“I find closing the plant a very strange decision to make considering the opportunities that our site has to offer in the way of new business, looking at new ventures, with our customers so close to us in the UK like JLR which is literally just over the road,” Lisa noted.
“We’ve got various bits and pieces that we supply as the sole supplier in this country,” she explained. “To shut us down and move work abroad just doesn’t make any sense.”
Alan agreed. “All the top car manufacturers in the UK supply parts from us because they know we’re good at what we do,” he said. “The people who’ve worked at GKN have put many, many years of hard work in the company. Whenever the company has struggled, it was always the workers that got them out of trouble.”
Alan said he is especially disappointed that Melrose, a venture capitalist firm which controversially bought GKN in a hostile takeover in 2018, hadn’t kept its promises. “When they took over the company, they said they were committed to making GKN a ‘UK manufacturing powerhouse’. And now they’ve going back on all their promises.”
He urges Melrose to the see the bigger picture.
‘Just think how many lives you’ll affect’
“My message to the company is to just think about how many lives their decision will affect,” he said, adding that the government too must play a decisive role.
“I think the government needs to hold Melrose accountable – they need to put pressure on Melrose to keep to the commitments they made to the UK. We need to do everything possible to keep this great engineering plant in this country open.”
‘Doing everything possible’ to save the plant is precisely what Unite and its membership at GKN Erdington are now tirelessly working on.
Soon after the site closure announcement, Unite established a team of union officers, senior management at the plant, shop stewards and local politicians to develop an alternative business plan to keep the plant open.
The alternative business plan, presented in May, highlighted that the site has an excellent record of delivering on improvement and transformation plans on time and on budget.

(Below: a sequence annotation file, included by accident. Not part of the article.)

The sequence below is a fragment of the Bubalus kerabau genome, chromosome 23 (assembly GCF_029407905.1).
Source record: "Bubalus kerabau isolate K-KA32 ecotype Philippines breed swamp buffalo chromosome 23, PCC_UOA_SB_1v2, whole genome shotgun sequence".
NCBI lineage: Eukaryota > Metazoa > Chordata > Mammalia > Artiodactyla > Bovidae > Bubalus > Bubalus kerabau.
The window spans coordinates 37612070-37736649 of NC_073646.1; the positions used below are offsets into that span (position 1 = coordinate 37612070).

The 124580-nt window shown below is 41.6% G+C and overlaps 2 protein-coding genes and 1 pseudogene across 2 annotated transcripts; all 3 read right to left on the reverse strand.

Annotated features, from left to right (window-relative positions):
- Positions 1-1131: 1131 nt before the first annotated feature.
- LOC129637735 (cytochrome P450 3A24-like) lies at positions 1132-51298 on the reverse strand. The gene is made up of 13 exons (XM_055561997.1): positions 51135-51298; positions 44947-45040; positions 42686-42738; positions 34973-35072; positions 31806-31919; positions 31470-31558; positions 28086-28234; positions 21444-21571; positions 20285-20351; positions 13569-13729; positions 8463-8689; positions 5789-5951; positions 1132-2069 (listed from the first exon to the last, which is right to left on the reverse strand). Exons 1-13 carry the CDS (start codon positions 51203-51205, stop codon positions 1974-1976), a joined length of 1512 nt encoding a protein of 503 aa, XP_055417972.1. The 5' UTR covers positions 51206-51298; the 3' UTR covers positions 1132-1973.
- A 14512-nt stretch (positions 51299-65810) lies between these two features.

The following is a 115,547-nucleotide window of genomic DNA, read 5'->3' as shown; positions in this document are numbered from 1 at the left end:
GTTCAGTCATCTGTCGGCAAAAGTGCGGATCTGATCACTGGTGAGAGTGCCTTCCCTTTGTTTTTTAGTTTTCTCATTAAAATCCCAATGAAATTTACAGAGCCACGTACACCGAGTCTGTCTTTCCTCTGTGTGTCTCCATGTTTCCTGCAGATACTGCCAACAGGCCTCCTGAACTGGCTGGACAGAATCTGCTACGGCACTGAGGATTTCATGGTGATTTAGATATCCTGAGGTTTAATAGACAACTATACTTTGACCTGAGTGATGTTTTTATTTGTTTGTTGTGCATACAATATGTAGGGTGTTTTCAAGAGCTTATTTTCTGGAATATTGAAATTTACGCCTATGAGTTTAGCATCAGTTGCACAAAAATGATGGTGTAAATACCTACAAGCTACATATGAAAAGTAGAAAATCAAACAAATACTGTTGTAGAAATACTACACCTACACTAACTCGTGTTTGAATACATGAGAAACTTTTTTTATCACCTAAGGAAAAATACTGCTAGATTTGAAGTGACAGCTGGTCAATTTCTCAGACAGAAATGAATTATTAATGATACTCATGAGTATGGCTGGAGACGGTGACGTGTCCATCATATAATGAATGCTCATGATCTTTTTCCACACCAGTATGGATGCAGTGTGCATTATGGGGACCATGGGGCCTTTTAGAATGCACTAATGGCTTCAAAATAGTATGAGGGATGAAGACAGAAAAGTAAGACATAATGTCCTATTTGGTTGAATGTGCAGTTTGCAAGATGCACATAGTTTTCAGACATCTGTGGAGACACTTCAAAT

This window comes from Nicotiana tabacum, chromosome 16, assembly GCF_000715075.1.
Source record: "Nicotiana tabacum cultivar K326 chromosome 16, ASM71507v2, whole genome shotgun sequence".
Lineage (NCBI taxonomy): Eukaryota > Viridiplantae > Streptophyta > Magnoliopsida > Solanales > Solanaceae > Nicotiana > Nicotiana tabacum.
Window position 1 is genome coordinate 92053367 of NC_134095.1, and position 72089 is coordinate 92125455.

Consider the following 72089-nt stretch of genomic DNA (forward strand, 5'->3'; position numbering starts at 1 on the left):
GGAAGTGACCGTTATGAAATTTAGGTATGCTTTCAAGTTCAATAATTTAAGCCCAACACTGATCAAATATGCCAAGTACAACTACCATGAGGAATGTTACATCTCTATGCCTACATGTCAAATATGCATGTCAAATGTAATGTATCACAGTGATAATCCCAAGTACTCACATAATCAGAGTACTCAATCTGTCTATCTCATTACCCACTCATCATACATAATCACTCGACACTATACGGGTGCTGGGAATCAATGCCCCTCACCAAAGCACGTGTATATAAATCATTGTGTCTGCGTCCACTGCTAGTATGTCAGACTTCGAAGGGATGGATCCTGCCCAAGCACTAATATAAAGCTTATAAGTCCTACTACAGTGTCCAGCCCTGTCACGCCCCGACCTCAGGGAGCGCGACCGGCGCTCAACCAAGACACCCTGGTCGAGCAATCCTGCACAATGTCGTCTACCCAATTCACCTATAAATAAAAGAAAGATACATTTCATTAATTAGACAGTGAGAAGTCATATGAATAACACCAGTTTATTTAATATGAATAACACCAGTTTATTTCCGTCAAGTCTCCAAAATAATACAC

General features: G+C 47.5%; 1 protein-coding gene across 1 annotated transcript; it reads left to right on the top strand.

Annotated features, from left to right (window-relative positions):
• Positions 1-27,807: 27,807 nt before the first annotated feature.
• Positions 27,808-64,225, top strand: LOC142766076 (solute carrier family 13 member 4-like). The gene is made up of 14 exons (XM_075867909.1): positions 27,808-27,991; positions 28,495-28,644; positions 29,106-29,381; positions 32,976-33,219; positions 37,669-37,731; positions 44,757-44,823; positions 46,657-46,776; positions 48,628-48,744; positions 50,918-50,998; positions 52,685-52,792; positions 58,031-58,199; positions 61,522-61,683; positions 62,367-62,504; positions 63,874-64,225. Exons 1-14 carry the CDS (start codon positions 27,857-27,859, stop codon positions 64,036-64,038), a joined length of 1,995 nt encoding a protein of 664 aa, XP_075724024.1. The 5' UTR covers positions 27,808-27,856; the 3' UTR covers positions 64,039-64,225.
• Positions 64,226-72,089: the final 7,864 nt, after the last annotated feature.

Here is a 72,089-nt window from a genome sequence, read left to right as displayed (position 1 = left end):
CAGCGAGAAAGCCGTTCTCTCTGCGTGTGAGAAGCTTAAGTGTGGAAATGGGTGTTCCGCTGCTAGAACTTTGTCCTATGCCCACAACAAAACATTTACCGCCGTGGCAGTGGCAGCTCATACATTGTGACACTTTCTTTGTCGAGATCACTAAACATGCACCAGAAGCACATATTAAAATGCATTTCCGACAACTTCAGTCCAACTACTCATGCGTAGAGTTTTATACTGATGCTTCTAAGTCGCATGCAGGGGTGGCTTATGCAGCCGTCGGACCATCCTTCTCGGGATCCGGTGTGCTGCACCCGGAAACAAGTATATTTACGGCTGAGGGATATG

The plan also noted how workforce is highly adaptable in a fast changing environment and can operate in difficult circumstances, as demonstrated by how the workforce responded to the Covid-19 pandemic.
Although the alternative plan has initially been rejected by GKN, Unite continues to push forward.
“Unite entirely rejects the false notion that there is not a long-term viable future for the GKN Birmingham factory,” said Unite GKN plant convenor Frank Duffy. “Let me tell you the fight will go on. We do not accept the company’s position and we will take whatever steps necessary to reverse this decision.”
Local Labour MP Jack Dromey immediately wrote to GKN Automotive’s CEO after the company rejected the alternative plan, requesting an urgent meeting to discuss the plan further. Dromey also will be making representations to the government.
Meanwhile, Unite national officer for the automotive sector Des Quinn called on all interested parties including central government, local government, the supply chain, customers and GKN Automotive to “come together and ensure the factory’s future”.
“GKN Birmingham has the ability to supply the e-drives that the UK’s automotive sector desperately needs, it just needs the vision, support and investment to ensure it has a crucial role to play in the electrification of UK vehicles,” Quinn said. “In order for the electrification of cars to be a success in the UK, it is essential that GKN remains open and fully functioning and in order for that to be achieved it needs government support.”
Lisa agreed, adding that while she knew the “fight would be a lot harder now” after the alternative plan was rejected, she said she and her fellow Unite members would not give up hope.
“If the government can step in and people see the opportunities for electrification, then we still have a fight in our hands. And it’s vital that we keep carrying on this fight – we aren’t finished yet,” she added.
By Hajera Blagg